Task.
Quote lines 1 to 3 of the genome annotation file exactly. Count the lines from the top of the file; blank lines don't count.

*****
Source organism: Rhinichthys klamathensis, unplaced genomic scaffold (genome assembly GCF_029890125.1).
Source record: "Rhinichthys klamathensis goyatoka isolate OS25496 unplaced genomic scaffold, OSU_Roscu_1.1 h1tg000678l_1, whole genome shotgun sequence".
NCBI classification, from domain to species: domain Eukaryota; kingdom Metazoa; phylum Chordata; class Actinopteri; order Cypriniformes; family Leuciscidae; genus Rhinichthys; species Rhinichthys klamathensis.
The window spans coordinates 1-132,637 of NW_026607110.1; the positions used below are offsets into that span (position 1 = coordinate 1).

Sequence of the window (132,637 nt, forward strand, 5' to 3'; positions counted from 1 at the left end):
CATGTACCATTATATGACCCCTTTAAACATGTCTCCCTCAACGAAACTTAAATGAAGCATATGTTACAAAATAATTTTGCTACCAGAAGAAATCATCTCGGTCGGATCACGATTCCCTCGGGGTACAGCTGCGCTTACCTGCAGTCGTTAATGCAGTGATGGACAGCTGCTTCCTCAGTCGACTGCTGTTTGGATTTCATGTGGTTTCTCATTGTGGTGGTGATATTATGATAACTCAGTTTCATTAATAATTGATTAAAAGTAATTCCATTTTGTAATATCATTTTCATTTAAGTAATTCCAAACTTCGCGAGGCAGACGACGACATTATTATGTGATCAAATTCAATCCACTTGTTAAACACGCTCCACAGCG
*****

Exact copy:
Source organism: Rhinichthys klamathensis, unplaced genomic scaffold (genome assembly GCF_029890125.1).
Source record: "Rhinichthys klamathensis goyatoka isolate OS25496 unplaced genomic scaffold, OSU_Roscu_1.1 h1tg000678l_1, whole genome shotgun sequence".
NCBI classification, from domain to species: domain Eukaryota; kingdom Metazoa; phylum Chordata; class Actinopteri; order Cypriniformes; family Leuciscidae; genus Rhinichthys; species Rhinichthys klamathensis.